raviews zeiss batis 18mm f/2.8

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 Photography

Photographer Maurizio tells us about what draws him again and again to Icelandic photography and how he takes his Iceland photos in extremes of cold temperatures, darkeness and humidity.

SHOOTING ICE AND ROCK: AN ICELAND PHOTOGRAPHY 

By Maurizio

Although I was born in the beautiful island of Sardinia, I love the Arctic temperatures, and for some years I have been dedicating a portion of the year to a trip to the great north. My first trip to Iceland was in 2015 and since then I cannot do without it. Sardinia, being an island in the Mediterranean, reaches very high temperatures and immediately after the summer I organize myself for trips to the far north to get my fix of the intense cold and more amazing Iceland photos.

For my last trip, I was testing out the ZEISS Batis 18mm f/2.8 lens.  I was extremely satisfied and amazed by the quality of this lens, both in night shots and in daytime shots. Being a fixed lens allowed me to get good iceland photos of great overall quality, and above all it allowed me to have much less gear in my backpack. During this Icelandic tour, I put a lot of pressure on the 18mm, using it in really demanding situations.

First Impressions of the ZEISS Batis 18mm f/2.8 lens – at night!

I start with this shot, made in Sardinia in the ancient theater of the submerged city of Nora. This photograph is a composite of several shots, six of the land and six of the sky. The complexity of the final image is due to the combination of several photographs, but fortunately the 18mm has allowed me to get a good starting file with clear detail in the shadows even though it was dark. None of the photos showed any aberrations thanks to the quality of ZEISS lenses which have zero distortion. Another factor that amazed me with this lens is its sharpness. Unparalleled in my opinion, and you reach maximum precision thanks to its OLED display that allows you to read accurately the focal distance between the focus point and infinity. In night photography this is normally very difficult to handle, because of the difficulty of focusing on dark subjects. Alternatively, you can focus on the stars, but you can’t always get a good result.

roman_theater_nora
© Maurizio Casula, Sony ILCE-7RM2, ZEISS Batis 2.8/18, @f/4, 1/90 sec., ISO 1000

Images in Iceland – the real test

gljúfrabúi_waterfull_iceland
© Maurizio Casula, Sony ILCE-7RM2, ZEISS Batis 2.8/18, @f/14, 1/2.5 sec., ISO 100

My Iceland photography trip with the ZEISS Batis 18mm f/2.8 started inside this hidden waterfall. The experience was really fantastic. The weather-proofing of the optics prevented the entry of water, while the intensity of the water droplets was truly remarkable. And what struck me most was the simplicity of cleaning the water drops off the lens. Ease of focusing was another happy surprise. It was very precise from the first touch, so allowing me to easily get the perfect ‘hyperfocal effect’.

Another stunning aspect of the ZEISS Batis 18mm f / 2.8 is its compact design, perfectly conceived for a camera body like my Sony α7R II. The Sony α7R II is equipped with a 42.4 Megapixel BIONZ X sensor, which is not compatible with all lenses. The reason is very simple, the number of pixels is so high that if the lens is not equal to this resolution, you lose detail. I tested the ZEISS Batis 18mm f/2.8 alongside other manufacturers’ lenses but none has reached the quality and detail of the ZEISS Batis.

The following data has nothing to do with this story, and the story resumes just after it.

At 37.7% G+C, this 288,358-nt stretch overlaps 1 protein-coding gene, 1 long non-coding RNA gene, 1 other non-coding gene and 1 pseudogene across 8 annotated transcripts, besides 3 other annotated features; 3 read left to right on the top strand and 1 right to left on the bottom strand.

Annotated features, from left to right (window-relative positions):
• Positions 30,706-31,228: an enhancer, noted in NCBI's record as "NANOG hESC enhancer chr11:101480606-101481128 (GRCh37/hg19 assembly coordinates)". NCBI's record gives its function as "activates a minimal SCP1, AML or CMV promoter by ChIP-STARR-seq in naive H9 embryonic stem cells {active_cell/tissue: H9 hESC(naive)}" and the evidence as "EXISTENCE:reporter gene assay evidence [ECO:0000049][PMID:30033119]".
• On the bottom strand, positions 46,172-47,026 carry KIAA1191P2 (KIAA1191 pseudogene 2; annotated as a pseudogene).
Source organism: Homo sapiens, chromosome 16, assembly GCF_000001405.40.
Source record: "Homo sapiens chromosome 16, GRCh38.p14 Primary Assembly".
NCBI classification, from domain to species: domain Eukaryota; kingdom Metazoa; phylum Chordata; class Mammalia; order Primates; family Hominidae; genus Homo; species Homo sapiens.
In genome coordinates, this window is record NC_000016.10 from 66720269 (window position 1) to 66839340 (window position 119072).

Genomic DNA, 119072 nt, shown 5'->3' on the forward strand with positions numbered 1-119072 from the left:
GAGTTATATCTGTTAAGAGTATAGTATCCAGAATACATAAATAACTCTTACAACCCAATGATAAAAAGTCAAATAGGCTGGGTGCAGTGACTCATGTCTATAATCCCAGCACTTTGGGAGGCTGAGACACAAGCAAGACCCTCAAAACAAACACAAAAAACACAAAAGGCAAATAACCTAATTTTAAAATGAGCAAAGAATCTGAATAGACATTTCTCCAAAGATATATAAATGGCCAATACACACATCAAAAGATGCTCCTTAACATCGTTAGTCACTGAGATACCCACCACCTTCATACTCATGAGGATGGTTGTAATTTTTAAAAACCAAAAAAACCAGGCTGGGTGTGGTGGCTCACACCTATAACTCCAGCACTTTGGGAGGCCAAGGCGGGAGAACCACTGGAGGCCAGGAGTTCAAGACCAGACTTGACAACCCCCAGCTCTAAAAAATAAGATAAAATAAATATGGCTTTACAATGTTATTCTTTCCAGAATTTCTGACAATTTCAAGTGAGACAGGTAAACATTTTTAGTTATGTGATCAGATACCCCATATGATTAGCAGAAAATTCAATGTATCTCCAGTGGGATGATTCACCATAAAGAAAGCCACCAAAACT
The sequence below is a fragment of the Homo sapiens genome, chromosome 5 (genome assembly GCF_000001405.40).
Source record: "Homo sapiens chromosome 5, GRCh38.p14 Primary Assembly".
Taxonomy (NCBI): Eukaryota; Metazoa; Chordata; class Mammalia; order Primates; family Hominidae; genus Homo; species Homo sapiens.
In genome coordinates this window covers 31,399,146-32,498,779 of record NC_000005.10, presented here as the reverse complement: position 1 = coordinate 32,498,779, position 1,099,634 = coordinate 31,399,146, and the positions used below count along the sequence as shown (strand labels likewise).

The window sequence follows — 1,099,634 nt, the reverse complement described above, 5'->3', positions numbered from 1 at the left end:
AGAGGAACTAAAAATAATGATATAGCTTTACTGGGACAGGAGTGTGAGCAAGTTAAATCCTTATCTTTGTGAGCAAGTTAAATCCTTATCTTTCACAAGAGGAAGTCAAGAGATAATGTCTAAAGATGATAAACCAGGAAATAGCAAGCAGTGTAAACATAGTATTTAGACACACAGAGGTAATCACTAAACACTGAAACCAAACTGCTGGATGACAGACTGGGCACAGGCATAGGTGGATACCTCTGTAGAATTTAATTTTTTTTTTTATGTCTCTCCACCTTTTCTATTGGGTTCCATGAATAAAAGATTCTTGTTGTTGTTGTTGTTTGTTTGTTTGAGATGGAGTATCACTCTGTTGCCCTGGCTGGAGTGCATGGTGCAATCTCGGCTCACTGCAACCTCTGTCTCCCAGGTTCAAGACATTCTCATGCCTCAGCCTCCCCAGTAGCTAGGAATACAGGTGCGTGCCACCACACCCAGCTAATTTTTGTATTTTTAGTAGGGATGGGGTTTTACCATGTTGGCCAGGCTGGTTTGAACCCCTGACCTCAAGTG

Shooting the Northern Lights in Iceland

To make this panoramic shot of Kirkjufell, Iceland, I merged 4 shots to have a greater visual breadth, but I never imagined that I would get so much sharpness and clarity in the picture. In my opinion, the high quality is given by 2 factors: the quality of the lenses and the low dispersion of the light.

During the Northern Lights, you can often find yourself faced with really complicated situations, with frequent changes of light and problems with focusing. All this was just a distant memory, after setting the ISO and aligning my tripod, I made it very simple to focus by pressing the shutter button halfway. It did not seem possible as I could barely see the edges of the mountains, but thanks to the brightness of the optics I could manage the focus without any problem even in such an extreme situation. And the resulting Iceland image is one of my favourites.
kirkjufellfoss_2_aurora_night_iceland
© Maurizio Casula, Sony ILCE-7RM2, ZEISS Batis 2.8/18, @f/14, 1/10 sec., ISO 1250

Iceland photography in extremes of temperature and humidity

Another aspect that has amazed me is the thermal seal of the optics. In the past I would never have managed to shoot for more than 2 hours without incurring lens fogging. While I was taking these Iceland pictures, the wind chill temperature was -17 °C with a very high percentage of humidity. Everything around me was devoid of movement, and the air we breathed was as sharp as razor blades. Despite this I spent from 9pm to 3am, without respite, pausing from time to time inside the car to warm up a bit. However, even in Iceland’s extreme climate, the ZEISS Batis 18mm f/2.8 has proven to be effective and has handled the situation without any problem.
     //1
//2
//1 © Maurizio Casula, Sony ILCE-7RM2, ZEISS Batis 2.8/18, @f/2.8, 1/18 sec., ISO 3200 
//2 © Maurizio Casula, Sony ILCE-7RM2, ZEISS Batis 2.8/18, @f/2.8, 1/8 sec., ISO 2500 /

Ice on the beach, a classic Icelandic photo subject